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Inside the Sport of Kings: Hunting with Raptors 

A falconry discussion led by Jim and Nancy Cowan
When: Thursday, April 9
Where: N.H. Fish and Game, 11 Hazen Drive, Concord, NH 03301
Cost: Free
Contact: Mark Beauchesne, 271-6355, or Jane Vachon, 271-3211




Predatory instinct
How to become a falconer

04/02/15
By Ryan Lessard news@hippopress.com



A hunter who really wants to tap into the predator’s instinct while hunting may want to put himself in the headspace of a hawk or falcon and send the bird off to kill his quarry.

Few skills are as ancient as falconry, which Nancy Cowan defines as “hunting with a trained bird of prey.” Cowan is a master falconer and runs the New Hampshire School of Falconry in Deering with her husband and fellow falconer Jim. 
Cowan cautions that learning falconry is a huge commitment. 
“It's meant to be not easy to be a falconer because once you are a falconer, you have care of a North American species bird that everybody in the United States has an equal concern about,” Cowan said.
Despite what the name may imply, the falconry school is not the institution through which one becomes a falconer. It simply offers people a chance to deal with the birds of prey and to learn about them, Cowan said.
 
First things first
The first step to becoming a falconer, Cowan said, is to take the state's hunter education course and become a licensed hunter, which means you need to be at least 16. Then, you must find a current falconer to sponsor you and mentor you through your apprenticeship. 
Jason Menard of Pembroke began his falconry apprenticeship under the guidance of Cowan in November. 
“I used to be an avid hunter, and after I got out of the [Marine Corps], hunting with a rifle didn't have its luster anymore,” Menard said.
As an apprentice falconer, you are allowed to own one bird, typically either a small kestrel or a juvenile red-tailed hawk. Menard has a red-tailed hawk. Before getting the bird, he had to build a mew, which Menard describes as almost like a federally regulated walk-in chicken coop.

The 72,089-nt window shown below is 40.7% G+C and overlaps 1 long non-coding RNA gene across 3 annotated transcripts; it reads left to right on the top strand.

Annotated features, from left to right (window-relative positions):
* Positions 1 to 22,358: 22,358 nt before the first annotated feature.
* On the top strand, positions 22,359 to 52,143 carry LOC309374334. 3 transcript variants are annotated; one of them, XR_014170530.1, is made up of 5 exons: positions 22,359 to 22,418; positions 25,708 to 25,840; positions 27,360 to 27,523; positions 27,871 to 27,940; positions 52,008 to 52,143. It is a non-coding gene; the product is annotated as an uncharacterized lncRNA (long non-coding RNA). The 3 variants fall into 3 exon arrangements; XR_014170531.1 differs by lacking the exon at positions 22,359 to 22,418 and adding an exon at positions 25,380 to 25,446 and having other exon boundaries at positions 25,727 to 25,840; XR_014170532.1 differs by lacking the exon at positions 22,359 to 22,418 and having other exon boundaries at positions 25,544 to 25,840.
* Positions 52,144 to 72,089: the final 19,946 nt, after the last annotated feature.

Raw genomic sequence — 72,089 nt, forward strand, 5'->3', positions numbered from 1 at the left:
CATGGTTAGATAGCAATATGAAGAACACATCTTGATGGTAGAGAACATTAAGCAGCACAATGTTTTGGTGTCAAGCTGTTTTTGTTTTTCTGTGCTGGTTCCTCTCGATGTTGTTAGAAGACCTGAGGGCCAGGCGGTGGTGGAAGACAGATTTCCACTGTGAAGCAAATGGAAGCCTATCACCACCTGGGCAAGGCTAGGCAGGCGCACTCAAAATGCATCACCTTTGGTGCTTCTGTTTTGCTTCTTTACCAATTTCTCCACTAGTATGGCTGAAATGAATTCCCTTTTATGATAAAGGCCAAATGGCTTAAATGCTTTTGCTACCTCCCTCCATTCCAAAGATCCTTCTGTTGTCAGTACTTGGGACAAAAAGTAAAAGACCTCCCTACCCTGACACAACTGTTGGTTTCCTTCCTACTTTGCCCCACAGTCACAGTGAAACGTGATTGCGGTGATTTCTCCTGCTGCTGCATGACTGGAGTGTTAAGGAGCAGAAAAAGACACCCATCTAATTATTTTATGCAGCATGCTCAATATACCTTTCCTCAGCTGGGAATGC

“Mine has a pitch roof, a sloped concrete floor and a two-door system,” Menard said.
The art of falconry comes with its own vocabulary and equipment. Leather gloves for birds to perch upon and lures to summon them are among the most important items. You'll also need a creance, which is a sort of light leash that connects to a leather anklet on the bird's talon called a jess. And you’ll need a scale to gauge the bird's avidity, or its appetite. 
 
How it works
Cowan says Menard will need to work often on training his bird with repetition and consistency. Getting your hawk or falcon trained to return when lured is accomplished by taking advantage of its predatory instinct. The bird will gradually feel safe around its owner and through a reward system it will learn to expect an easy meal when it returns to a lure. 
“It's a very strong instinct in all predators. It doesn't matter whether it's a lion or whether it's a tiger or a wolf or a hawk or a falcon. They're going to be drawn to take the easy opportunity,” Cowan said. 
 
After the apprenticeship
After two years as apprentice, you take a test to become a general falconer, which means you can handle more birds and a wider variety, and can also sponsor an apprentice. After five years as a general falconer, you qualify to become a master falconer, which can possess one endangered raptor.
Lt. Heidi Murphy with New Hampshire Fish and Game said the state currently has 19 licensed falconers. Of those, five are apprentices, six are general falconers and eight are master falconers. 
 
As seen in the April 2, 2015 issue of the Hippo.





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